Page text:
Interesting little tidbit: The common flu (influenza) is a respiratory ailment whereas a stomach virus, commonly called the stomach flu, affects the digestive tract.
Anyway, neither is fun. And when it comes to issues with your stomach, things can really get uncomfortable, frustrating and painful. That’s especially the case if you experience food poisoning. Or maybe it’s a stomach virus?
Actually, that’s a good question. Just what is the difference between a stomach virus and food poisoning?
Maybe you haven’t thought about it much. Does it really matter?
It does matter, actually, especially if you’re looking for ways to ease the symptoms and overcome whichever is ailing you.
Some symptoms are common, among them some of the biggies:
Here are a few ways to tell the difference between a virus and a case of food poisoning.
1. Quick onset with food poisoning
When food poisoning or the stomach flu first hit you, it’s difficult to know how long it’s been since you were exposed to the virus. Or in the case of food poisoning: virus, bacteria or parasite.
One way to tell the difference is to retrace your steps to your last meals. Have you eaten with others? If so, contact them to see if they’re starting to feel symptoms.
Generally, food poisoning will occur within a few hours of exposure to a food you’ve had for your last one or two meals.
If those who had the same foods are also sick, it’s likely food poisoning. If not, it may be a stomach virus, or you can keep looking for clues.
2. More symptom severity with food poisoning
One of the frustrating aspects of stomach viruses and food poisoning is that the symptoms are just about all the same. And while it’s not true all the time, you can generally expect to experience more severe symptoms with food poisoning.
While rare, there are instances when food poisoning can be so severe that it turns fatal. That rarely occurs with a stomach virus, even with an unusually severe strain of a virus.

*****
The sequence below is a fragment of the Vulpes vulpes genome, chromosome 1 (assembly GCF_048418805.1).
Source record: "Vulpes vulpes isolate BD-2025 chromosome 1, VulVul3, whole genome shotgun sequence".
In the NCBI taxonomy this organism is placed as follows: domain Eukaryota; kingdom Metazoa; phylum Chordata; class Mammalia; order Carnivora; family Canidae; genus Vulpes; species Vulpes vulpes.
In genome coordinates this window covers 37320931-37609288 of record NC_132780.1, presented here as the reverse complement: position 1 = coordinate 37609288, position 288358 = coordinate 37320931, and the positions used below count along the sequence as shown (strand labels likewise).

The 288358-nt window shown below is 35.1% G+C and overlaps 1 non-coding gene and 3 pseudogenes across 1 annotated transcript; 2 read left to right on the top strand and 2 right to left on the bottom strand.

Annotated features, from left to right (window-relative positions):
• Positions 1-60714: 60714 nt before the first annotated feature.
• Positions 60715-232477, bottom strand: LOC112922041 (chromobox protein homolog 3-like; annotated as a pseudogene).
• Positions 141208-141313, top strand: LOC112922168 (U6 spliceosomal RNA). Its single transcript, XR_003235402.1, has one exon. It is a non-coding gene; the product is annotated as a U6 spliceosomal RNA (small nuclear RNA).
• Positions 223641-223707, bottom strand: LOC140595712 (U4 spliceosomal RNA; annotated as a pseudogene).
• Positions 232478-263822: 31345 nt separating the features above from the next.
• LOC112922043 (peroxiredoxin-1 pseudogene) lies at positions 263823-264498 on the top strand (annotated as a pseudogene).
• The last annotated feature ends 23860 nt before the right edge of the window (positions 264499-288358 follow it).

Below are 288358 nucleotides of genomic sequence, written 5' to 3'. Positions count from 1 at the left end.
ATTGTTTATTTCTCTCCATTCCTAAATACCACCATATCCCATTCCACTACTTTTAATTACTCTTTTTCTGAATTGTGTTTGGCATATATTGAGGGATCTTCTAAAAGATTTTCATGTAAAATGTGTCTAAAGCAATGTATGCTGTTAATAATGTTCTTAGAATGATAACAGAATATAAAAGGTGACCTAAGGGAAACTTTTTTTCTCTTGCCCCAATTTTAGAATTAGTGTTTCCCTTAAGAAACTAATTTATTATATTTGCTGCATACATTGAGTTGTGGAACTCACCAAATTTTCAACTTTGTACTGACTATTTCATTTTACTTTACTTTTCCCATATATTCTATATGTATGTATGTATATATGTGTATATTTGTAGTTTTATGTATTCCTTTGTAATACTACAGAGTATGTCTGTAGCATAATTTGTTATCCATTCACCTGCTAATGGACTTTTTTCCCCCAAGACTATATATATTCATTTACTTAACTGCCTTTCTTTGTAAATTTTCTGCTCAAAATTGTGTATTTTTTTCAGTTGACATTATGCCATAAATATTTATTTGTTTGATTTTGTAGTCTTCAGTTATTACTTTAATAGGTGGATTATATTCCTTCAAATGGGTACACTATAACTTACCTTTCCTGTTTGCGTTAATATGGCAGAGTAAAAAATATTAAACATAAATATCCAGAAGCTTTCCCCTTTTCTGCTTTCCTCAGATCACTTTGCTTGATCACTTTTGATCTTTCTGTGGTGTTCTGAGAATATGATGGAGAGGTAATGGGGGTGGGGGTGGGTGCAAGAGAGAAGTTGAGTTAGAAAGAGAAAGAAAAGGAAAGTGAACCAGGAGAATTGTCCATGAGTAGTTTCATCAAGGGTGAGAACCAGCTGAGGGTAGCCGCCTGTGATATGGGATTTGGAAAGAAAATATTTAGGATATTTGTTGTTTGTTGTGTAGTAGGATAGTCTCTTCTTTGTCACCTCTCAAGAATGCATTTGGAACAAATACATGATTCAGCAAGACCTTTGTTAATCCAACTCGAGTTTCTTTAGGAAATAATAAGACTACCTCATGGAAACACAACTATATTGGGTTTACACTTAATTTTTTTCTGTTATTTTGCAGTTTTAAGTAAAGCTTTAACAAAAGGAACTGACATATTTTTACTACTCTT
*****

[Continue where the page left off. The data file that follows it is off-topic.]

You may also experience more symptoms with food poisoning. Some may be a result of the severity of other common symptoms. For example, you may experience thirst and headaches after severe vomiting and diarrhea.
3. Relatively short recovery time with food poisoning
Most people are able to overcome food poisoning within a day or so. Sometimes less and sometimes a little more.
There is often an extreme situation with vomiting and diarrhea, but not always. Those symptoms are your body’s way of eliminating the virus, bacteria or parasite. Once your body has succeeded, it will stop inciting the symptoms, and you can begin recovering.
This difference obviously comes after some time with the symptoms, but if you start feeling better relatively quickly (within a half-day or so), then chances are you’ve made it through food poisoning and don’t have to worry about possible complications with a stomach virus.
Note: Possible food intolerance
One final thought is that you may have a food intolerance of some kind. These can develop as you age, and while you may not have been intolerant or allergic to something in the past, you may develop it later in life.
Food intolerance symptoms can be similar to food poisoning and a stomach virus, but you’ll want to look for signs of an allergy like difficulty with breathing. Should you experience this symptom, you want to contact or go to a doctor as soon as you can to prevent further complications.
Otherwise, retrace your steps to your last few meals. Look for any possible patterns in times you’ve felt symptoms, and the foods you’ve eaten just before those symptoms emerged.
Solve the case
If you’re experiencing stomach issues, we feel for you. We hope you’re not dealing with something like a stomach virus or food poisoning, but the reality is that many people experience one or both every year.
It’s important to know the subtle differences between the two because a strong case of food poisoning, while rare, can result in severe complications.
Are you looking to get more out of your relationship with your doctor? Read some of the testimonials our patients have shared with us at Integrative Medicine, Laser and Aesthetics.